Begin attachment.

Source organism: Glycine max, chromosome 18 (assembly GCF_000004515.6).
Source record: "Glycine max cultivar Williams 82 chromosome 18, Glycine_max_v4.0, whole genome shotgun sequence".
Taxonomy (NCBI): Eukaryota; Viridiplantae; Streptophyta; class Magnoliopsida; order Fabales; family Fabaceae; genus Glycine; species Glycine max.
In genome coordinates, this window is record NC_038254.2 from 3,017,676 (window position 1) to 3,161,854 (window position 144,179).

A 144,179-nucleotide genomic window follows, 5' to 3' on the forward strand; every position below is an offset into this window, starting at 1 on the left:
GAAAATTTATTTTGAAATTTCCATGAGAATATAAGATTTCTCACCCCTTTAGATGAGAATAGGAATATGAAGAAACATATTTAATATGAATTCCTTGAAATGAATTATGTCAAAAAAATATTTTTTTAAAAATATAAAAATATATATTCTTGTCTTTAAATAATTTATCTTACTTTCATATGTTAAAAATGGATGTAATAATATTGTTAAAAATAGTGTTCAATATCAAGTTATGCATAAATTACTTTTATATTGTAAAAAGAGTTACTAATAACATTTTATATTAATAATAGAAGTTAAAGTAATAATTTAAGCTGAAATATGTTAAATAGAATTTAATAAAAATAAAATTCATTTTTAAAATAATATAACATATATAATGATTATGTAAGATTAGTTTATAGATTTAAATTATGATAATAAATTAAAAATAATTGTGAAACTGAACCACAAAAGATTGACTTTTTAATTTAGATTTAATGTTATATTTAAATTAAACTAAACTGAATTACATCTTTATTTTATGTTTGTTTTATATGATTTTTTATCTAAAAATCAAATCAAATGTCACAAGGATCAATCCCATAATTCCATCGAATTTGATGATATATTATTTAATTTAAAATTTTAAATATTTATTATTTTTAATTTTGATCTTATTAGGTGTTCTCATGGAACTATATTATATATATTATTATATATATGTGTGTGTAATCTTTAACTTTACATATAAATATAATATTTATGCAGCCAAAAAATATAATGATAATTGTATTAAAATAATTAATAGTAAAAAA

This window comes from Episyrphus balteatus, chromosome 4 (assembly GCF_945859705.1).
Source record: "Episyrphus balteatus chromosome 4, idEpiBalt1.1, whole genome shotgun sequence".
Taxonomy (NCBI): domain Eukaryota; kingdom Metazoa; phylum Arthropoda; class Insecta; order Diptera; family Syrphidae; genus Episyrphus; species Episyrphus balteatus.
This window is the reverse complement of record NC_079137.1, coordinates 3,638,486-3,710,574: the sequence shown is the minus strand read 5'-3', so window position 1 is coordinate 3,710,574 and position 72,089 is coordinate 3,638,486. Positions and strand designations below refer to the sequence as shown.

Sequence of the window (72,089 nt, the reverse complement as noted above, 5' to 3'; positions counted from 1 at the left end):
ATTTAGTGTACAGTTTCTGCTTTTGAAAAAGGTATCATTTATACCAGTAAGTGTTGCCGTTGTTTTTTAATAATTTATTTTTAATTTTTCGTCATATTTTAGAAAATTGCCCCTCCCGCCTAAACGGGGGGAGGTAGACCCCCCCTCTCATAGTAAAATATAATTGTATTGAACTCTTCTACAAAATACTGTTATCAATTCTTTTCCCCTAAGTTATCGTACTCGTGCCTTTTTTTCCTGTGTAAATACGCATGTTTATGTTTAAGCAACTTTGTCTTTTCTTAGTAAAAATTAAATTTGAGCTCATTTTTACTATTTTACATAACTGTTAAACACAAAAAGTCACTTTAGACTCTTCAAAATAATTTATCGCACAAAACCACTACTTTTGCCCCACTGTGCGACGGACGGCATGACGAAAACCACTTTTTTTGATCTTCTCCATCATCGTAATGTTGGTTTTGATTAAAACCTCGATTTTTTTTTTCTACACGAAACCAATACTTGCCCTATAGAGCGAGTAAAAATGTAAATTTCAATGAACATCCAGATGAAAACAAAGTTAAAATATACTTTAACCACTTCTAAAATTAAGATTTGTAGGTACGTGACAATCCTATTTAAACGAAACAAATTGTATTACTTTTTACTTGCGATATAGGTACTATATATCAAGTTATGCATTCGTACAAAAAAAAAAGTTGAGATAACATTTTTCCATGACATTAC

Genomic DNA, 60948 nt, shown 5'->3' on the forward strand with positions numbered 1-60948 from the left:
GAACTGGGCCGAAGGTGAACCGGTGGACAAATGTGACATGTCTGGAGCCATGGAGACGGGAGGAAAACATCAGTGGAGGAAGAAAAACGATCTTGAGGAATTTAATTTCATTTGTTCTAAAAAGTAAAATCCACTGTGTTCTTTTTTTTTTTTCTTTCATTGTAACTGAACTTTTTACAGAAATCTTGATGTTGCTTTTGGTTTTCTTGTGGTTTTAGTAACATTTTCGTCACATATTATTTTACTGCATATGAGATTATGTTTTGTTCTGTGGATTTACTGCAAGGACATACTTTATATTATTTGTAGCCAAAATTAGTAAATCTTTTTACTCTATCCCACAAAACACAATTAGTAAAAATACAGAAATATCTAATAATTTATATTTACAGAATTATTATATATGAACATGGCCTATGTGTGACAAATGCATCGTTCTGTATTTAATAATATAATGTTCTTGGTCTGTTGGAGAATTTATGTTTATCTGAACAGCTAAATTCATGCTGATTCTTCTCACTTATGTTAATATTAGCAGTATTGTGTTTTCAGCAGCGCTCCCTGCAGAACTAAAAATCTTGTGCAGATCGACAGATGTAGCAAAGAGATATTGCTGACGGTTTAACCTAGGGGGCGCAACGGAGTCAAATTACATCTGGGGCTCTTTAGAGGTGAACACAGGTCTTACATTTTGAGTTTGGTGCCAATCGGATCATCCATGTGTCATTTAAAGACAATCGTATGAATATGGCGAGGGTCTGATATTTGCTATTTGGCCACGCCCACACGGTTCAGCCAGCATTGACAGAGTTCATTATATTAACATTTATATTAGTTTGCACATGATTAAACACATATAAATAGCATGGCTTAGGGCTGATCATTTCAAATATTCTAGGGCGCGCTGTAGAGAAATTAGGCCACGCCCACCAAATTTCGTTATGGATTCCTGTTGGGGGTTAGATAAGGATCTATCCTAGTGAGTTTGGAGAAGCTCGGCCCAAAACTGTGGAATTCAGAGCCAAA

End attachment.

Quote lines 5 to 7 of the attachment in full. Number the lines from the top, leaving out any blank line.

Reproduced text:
A 144,179-nucleotide genomic window follows, 5' to 3' on the forward strand; every position below is an offset into this window, starting at 1 on the left:
GAAAATTTATTTTGAAATTTCCATGAGAATATAAGATTTCTCACCCCTTTAGATGAGAATAGGAATATGAAGAAACATATTTAATATGAATTCCTTGAAATGAATTATGTCAAAAAAATATTTTTTTAAAAATATAAAAATATATATTCTTGTCTTTAAATAATTTATCTTACTTTCATATGTTAAAAATGGATGTAATAATATTGTTAAAAATAGTGTTCAATATCAAGTTATGCATAAATTACTTTTATATTGTAAAAAGAGTTACTAATAACATTTTATATTAATAATAGAAGTTAAAGTAATAATTTAAGCTGAAATATGTTAAATAGAATTTAATAAAAATAAAATTCATTTTTAAAATAATATAACATATATAATGATTATGTAAGATTAGTTTATAGATTTAAATTATGATAATAAATTAAAAATAATTGTGAAACTGAACCACAAAAGATTGACTTTTTAATTTAGATTTAATGTTATATTTAAATTAAACTAAACTGAATTACATCTTTATTTTATGTTTGTTTTATATGATTTTTTATCTAAAAATCAAATCAAATGTCACAAGGATCAATCCCATAATTCCATCGAATTTGATGATATATTATTTAATTTAAAATTTTAAATATTTATTATTTTTAATTTTGATCTTATTAGGTGTTCTCATGGAACTATATTATATATATTATTATATATATGTGTGTGTAATCTTTAACTTTACATATAAATATAATATTTATGCAGCCAAAAAATATAATGATAATTGTATTAAAATAATTAATAGTAAAAAA

This window comes from Episyrphus balteatus, chromosome 4 (assembly GCF_945859705.1).